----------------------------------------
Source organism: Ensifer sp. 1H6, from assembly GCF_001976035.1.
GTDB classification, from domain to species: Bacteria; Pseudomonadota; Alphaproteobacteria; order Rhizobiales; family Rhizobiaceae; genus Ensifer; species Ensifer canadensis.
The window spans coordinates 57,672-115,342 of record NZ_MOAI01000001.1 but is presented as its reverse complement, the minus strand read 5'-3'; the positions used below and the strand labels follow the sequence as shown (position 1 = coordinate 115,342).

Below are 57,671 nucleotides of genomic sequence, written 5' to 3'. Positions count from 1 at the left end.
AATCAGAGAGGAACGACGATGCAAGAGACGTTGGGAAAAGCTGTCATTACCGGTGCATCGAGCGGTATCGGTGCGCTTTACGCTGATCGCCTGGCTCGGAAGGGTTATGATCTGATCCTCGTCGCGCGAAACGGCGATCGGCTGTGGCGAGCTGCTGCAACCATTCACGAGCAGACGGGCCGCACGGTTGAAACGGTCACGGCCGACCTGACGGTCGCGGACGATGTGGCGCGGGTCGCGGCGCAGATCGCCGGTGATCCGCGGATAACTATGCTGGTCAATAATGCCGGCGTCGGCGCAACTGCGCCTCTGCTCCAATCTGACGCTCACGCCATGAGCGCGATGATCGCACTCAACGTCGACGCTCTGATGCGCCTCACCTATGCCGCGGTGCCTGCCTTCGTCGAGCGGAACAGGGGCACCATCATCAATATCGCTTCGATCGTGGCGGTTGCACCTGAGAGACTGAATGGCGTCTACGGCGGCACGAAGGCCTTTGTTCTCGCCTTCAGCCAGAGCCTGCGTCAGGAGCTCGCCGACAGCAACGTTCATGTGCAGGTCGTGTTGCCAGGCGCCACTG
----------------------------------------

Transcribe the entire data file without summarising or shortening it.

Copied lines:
Source organism: Ensifer sp. 1H6, from assembly GCF_001976035.1.
GTDB classification, from domain to species: Bacteria; Pseudomonadota; Alphaproteobacteria; order Rhizobiales; family Rhizobiaceae; genus Ensifer; species Ensifer canadensis.
The window spans coordinates 57,672-115,342 of record NZ_MOAI01000001.1 but is presented as its reverse complement, the minus strand read 5'-3'; the positions used below and the strand labels follow the sequence as shown (position 1 = coordinate 115,342).

Below are 57,671 nucleotides of genomic sequence, written 5' to 3'. Positions count from 1 at the left end.
AATCAGAGAGGAACGACGATGCAAGAGACGTTGGGAAAAGCTGTCATTACCGGTGCATCGAGCGGTATCGGTGCGCTTTACGCTGATCGCCTGGCTCGGAAGGGTTATGATCTGATCCTCGTCGCGCGAAACGGCGATCGGCTGTGGCGAGCTGCTGCAACCATTCACGAGCAGACGGGCCGCACGGTTGAAACGGTCACGGCCGACCTGACGGTCGCGGACGATGTGGCGCGGGTCGCGGCGCAGATCGCCGGTGATCCGCGGATAACTATGCTGGTCAATAATGCCGGCGTCGGCGCAACTGCGCCTCTGCTCCAATCTGACGCTCACGCCATGAGCGCGATGATCGCACTCAACGTCGACGCTCTGATGCGCCTCACCTATGCCGCGGTGCCTGCCTTCGTCGAGCGGAACAGGGGCACCATCATCAATATCGCTTCGATCGTGGCGGTTGCACCTGAGAGACTGAATGGCGTCTACGGCGGCACGAAGGCCTTTGTTCTCGCCTTCAGCCAGAGCCTGCGTCAGGAGCTCGCCGACAGCAACGTTCATGTGCAGGTCGTGTTGCCAGGCGCCACTG